ASTORIA, Ore. – Over the past 90 years, the coastline on the northern tip of Clatsop Spit has eroded by more than 1,100 feet. By 2010, wave action from the Pacific Ocean again threatened to breach the remaining dunes and reconnect Trestle Bay, a lagoon off of the Columbia River, directly to the ocean.
While the U.S. Army Corps of Engineers is spending millions to reinforce the jetties around the mouth of the Columbia with large riprap boulders, the agency has turned to natural gravel beaches to protect the dunes, with promising results after three years of monitoring.
“A lot of our beaches are naturally cobbled beaches,” said Rod Moritz, a hydraulic engineer with the corps. “It’s a very effective wave absorber.”
Between July and October 2013, contractors for the corps excavated 5 to 7 feet into the sand where the South Jetty meets the Clatsop Spit. They deposited more than 30,000 cubic yards of gravel and cobble stones in a cul-de-sac-shaped berm arcing 1,100 feet along the coastline, reported the Daily Astorian.
The berm, known as a dynamic revetment, emulates natural, gravelly beaches. The larger rocks in the berm move onshore in the face of waves and high tides, as opposed to sand being pulled offshore.
Doing its job
Since construction, a half-mile section of beach around the berm has been monitored regularly by coastal geomorphologist Jonathan Allan and field geologist Laura Gabel, both with the state Department of Geology and Mineral Industries.
The two take elevations and coordinates every meter using real-time kinematic GPS. Using a GPS unit in a backpack, triangulated with satellites and a GPS base station placed on a dune above the beach, they can track the topographical changes around the berm to within centimeters of accuracy. They were on site Wednesday, covering the entire berm on foot and in an all-terrain vehicle.
“It’s been here since 2013, doing its job,” Allan said.
The pair recently published a study monitoring the effectiveness of the berm. While the berm eroded more than 60 feet inland near the jetty, in a sacrificial area on the northern end, the structure has withstood multiple storm events.
Allan and Gabel were on the beach during heavy storms in December, when Allan said outgoing tides lowered the beach’s elevation by 2 feet, and large waves topped the dunes of Clatsop Spit.
Gabel said the berm held its ground, blunting the velocity of incoming waves. “If this structure hadn’t been there, there could have been a lot more erosion,” she said.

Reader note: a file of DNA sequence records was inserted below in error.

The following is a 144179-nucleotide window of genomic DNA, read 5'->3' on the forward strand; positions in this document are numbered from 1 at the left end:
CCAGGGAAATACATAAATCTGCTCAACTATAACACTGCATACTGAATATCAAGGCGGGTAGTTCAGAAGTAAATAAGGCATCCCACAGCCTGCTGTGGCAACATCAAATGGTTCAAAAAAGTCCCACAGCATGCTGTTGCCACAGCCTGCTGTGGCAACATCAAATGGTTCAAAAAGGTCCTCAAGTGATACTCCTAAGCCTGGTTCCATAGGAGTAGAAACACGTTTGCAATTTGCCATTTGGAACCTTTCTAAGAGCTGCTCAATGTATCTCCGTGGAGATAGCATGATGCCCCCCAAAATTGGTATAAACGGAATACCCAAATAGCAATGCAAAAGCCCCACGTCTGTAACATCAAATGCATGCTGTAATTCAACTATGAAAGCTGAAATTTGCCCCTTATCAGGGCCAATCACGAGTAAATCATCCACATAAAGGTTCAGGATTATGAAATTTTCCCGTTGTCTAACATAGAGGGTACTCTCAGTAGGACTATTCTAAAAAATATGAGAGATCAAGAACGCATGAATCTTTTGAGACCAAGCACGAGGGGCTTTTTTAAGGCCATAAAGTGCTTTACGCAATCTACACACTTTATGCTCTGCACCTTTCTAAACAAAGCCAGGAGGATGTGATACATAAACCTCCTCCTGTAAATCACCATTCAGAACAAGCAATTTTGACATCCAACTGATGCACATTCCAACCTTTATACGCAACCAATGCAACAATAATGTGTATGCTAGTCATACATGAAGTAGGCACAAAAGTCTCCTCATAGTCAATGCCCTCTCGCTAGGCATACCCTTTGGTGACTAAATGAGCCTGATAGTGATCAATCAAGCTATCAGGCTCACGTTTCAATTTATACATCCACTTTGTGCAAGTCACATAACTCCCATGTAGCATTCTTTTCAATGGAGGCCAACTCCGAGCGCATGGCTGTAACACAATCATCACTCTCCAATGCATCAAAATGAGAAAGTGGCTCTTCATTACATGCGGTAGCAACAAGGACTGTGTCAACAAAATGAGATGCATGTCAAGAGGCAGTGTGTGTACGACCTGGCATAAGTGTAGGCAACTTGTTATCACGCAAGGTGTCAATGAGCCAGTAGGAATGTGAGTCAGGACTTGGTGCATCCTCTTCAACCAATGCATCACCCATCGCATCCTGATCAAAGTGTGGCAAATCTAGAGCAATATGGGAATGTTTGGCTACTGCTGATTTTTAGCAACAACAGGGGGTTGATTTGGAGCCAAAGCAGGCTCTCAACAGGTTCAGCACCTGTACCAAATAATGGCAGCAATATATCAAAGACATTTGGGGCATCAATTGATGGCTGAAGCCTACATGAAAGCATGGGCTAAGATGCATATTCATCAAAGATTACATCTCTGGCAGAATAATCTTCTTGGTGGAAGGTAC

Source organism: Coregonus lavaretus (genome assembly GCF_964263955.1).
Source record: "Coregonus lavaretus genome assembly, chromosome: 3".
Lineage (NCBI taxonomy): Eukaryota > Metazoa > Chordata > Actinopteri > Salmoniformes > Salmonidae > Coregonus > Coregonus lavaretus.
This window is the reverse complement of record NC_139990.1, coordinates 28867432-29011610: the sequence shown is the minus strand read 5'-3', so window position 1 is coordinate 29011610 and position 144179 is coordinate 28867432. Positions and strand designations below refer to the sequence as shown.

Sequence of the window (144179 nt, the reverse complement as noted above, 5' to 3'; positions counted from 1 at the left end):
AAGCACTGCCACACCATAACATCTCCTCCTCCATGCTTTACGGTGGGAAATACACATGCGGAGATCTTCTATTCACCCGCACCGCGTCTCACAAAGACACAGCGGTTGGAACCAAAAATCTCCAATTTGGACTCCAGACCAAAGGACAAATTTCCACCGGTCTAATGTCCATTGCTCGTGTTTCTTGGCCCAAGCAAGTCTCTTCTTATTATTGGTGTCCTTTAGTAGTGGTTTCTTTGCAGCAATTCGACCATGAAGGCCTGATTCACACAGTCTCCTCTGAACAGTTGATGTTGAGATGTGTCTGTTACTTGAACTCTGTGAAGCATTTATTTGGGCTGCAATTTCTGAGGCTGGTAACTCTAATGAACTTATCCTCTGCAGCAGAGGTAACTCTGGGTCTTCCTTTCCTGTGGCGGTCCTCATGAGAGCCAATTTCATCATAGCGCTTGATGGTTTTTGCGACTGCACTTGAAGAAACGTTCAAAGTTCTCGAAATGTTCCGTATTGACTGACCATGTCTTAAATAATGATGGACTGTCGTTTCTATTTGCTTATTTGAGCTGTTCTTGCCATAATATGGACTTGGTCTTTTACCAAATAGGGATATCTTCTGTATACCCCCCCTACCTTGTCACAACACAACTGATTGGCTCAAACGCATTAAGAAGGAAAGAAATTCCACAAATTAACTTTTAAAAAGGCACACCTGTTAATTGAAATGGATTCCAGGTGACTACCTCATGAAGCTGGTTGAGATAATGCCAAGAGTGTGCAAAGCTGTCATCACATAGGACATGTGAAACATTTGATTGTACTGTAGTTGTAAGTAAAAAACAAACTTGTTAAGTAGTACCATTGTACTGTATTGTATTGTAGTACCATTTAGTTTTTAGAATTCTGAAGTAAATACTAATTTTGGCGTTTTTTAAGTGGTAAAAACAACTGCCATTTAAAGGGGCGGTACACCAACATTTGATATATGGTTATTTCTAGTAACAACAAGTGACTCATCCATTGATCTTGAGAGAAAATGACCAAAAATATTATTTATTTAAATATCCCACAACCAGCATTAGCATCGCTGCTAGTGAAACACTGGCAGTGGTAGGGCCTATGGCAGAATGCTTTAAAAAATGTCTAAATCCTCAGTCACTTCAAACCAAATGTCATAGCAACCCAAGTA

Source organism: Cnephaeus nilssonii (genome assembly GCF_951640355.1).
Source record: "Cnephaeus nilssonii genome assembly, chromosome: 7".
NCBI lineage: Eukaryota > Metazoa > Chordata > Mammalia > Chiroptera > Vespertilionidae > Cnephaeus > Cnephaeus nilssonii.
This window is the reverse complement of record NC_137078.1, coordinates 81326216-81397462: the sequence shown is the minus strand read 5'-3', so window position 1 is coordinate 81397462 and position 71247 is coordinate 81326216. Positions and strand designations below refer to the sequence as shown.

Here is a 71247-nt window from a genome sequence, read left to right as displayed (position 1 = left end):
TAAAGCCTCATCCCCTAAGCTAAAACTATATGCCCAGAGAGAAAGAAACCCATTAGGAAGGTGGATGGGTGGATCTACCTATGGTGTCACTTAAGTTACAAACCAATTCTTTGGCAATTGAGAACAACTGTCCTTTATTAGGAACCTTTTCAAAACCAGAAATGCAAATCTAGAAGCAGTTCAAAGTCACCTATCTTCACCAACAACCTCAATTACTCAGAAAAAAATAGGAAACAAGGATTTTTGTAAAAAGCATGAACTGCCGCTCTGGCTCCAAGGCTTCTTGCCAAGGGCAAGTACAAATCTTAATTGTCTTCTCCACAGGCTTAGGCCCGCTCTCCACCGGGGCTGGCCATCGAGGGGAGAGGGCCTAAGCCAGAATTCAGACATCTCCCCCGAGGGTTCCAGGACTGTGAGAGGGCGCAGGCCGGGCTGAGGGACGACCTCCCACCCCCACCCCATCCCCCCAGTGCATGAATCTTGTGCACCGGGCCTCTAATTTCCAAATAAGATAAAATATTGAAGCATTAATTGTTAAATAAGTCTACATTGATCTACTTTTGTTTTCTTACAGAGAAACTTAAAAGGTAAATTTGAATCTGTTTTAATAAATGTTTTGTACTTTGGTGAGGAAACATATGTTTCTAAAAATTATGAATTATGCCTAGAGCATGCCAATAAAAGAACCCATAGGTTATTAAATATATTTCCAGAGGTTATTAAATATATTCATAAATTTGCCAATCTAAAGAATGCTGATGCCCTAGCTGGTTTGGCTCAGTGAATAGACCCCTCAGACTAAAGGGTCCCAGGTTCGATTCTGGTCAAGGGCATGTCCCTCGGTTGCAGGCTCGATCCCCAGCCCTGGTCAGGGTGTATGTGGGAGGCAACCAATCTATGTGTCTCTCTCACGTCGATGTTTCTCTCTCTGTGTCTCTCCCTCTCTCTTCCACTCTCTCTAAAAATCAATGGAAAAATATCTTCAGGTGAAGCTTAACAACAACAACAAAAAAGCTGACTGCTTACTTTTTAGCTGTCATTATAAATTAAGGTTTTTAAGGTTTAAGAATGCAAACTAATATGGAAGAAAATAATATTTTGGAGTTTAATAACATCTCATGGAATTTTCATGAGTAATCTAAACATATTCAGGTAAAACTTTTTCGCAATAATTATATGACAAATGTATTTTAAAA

Moritz said the project has an expected life cycle of 30 to 50 years, but will need more material added every 10 to 15 years, depending on the severity of future storms.
In the mid-1990s, El Nino-induced storm erosion threatened Cape Lookout State Park and a nearby condominium development. Moritz said local cobble was mined and put on shore to prevent further erosion.
Allan said he and Paul Komer, a professor of geology and geophysics at Oregon State University, proposed a dynamic revetment, a conceptual design known since the 1970s.
“It can be as simple as placing gravel where the beach meets the dune,” Allan said.
Local cobble was mined and placed along the beach at Cape Lookout State Park. “The structure there has served its purpose, protecting the state park,” Allan said.
While his and Gabel’s study said the berm at South Jetty has stood up to continued wave action, they cautioned that the area has experienced milder winters in the past few years, and that the berm remains to be tested by the worst storms. Monitoring at South Jetty continues through 2018.
“What we learn in monitoring the Columbia River cobble berm will help to validate proof of concept, and ultimately help guide the design of similar structures,” Allan said of the study. “In the right environment, such structures could become an effective strategy for mitigating coastal erosion along the Oregon Coast, and within its estuaries.”
Information from: The Daily Astorian, http://www.dailyastorian.com
An AP member exchange. AP pursuing photos.
Local journalism is essential.
Give directly to The Spokesman-Review's Northwest Passages community forums series -- which helps to offset the costs of several reporter and editor positions at the newspaper -- by using the easy options below. Gifts processed in this system are not tax deductible, but are predominately used to help meet the local financial requirements needed to receive national matching-grant funds.
Subscribe to the Coronavirus newsletter
Get the day’s latest Coronavirus news delivered to your inbox by subscribing to our newsletter.